Last edited: Apr 17, 2020
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  6. JimHerriot

    JimHerriot Ready for Anything

    For dbf, Charley Fortnum, Tolbooth, and all who passed this way before, and for all that may yet pass this way, words and photographs from;

    "ONE MAN'S WAR IN KOREA" by D "Lofty" Large.

    “The spirits of units like the Glosters can surely never die while they remain active units within the Army. They will have their ups and downs - and, no doubt, their clown problems - but, in the end, come the crunch, the same spirit would again sustain men in the face of overwhelming odds, should the need arise. Over the many years now, since the Korean war, people have often asked me if I think of Korea or remember anything about it.

    As far as remembering goes, this book must speak for itself. I kept no diaries or records of any kind during my military service. The dates quoted are correct from reference to various documents and factual histories such as The Imjin Roll by Colonel E.D. Harding DSO (my highly regarded company commander during the Imjin battle), but more often from reference to my Record of Army Service. The days and dates, Sunday 22 April to Wednesday 25 April 1951 are stamped into my memory forever.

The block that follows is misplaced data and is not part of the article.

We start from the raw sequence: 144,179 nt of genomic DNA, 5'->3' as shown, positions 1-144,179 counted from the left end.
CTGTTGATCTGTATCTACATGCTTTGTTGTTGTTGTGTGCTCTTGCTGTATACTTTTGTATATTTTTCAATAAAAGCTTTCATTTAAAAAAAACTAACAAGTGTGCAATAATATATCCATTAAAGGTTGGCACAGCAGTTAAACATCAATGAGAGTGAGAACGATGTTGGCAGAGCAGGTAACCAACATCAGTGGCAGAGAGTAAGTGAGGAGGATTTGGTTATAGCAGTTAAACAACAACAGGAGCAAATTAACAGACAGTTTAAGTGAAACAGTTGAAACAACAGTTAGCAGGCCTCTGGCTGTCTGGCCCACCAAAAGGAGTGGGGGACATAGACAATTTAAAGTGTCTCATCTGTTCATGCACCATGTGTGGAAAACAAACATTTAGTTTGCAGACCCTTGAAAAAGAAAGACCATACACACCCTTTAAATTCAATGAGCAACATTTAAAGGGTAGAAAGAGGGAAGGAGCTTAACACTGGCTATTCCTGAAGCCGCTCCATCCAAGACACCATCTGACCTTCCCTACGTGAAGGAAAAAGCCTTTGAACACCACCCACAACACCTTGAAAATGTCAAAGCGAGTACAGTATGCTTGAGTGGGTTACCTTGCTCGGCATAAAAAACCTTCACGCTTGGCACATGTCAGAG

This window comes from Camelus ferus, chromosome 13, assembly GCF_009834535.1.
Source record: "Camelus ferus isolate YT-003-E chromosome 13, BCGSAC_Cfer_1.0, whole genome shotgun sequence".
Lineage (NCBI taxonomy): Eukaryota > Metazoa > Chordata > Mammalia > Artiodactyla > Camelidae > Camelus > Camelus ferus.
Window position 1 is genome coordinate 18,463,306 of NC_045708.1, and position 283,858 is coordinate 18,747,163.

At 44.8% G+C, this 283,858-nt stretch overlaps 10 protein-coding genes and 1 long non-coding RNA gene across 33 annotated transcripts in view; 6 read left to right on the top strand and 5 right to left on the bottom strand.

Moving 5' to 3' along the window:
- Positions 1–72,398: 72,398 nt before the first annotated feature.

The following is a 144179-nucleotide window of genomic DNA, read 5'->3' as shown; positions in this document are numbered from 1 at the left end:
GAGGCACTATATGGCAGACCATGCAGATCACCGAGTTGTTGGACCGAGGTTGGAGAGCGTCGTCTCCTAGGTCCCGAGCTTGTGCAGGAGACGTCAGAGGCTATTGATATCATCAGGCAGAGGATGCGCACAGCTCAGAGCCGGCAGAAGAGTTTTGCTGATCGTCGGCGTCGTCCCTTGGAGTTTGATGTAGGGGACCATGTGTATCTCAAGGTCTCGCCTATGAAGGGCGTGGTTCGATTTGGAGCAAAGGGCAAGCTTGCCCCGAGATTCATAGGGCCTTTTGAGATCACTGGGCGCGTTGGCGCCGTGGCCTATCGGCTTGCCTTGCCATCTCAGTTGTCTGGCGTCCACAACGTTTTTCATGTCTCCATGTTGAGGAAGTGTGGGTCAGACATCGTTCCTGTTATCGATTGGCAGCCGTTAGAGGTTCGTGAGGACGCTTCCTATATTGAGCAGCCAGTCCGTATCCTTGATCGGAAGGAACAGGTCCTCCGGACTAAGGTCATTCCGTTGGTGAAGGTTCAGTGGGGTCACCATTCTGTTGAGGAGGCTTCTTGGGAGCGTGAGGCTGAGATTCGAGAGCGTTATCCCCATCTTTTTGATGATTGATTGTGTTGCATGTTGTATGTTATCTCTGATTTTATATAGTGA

Do I ever think of Korea or the Korean war? Yes, I think of the Korean war, just as thousands of others who have been left with constant reminders. However, I count myself extremely fortunate not only to have survived the experience but to have lived my life more or less as I've wished ever since.
    The memories, even so, are there if one digs deep enough. In the course of my writing I have, on occasion, dug too deep. The sight, the sound, the smell, the feel have all come back.
    Not good news.

    Korea, Land of the Morning Calm was, to me, not all war, destruction and despair. It can be a very beautiful country, especially in the autumn, when the hills and mountains with their cloak of trees display all the vivid colours of nature. Perhaps my view of Korea in the autumn, which was of course from the confines of a prison camp, was also coloured by the fact that what I could see was outside the camp, therefore representing freedom, the outside world, untouched by thesqualor, death and disease of my immediate surroundings.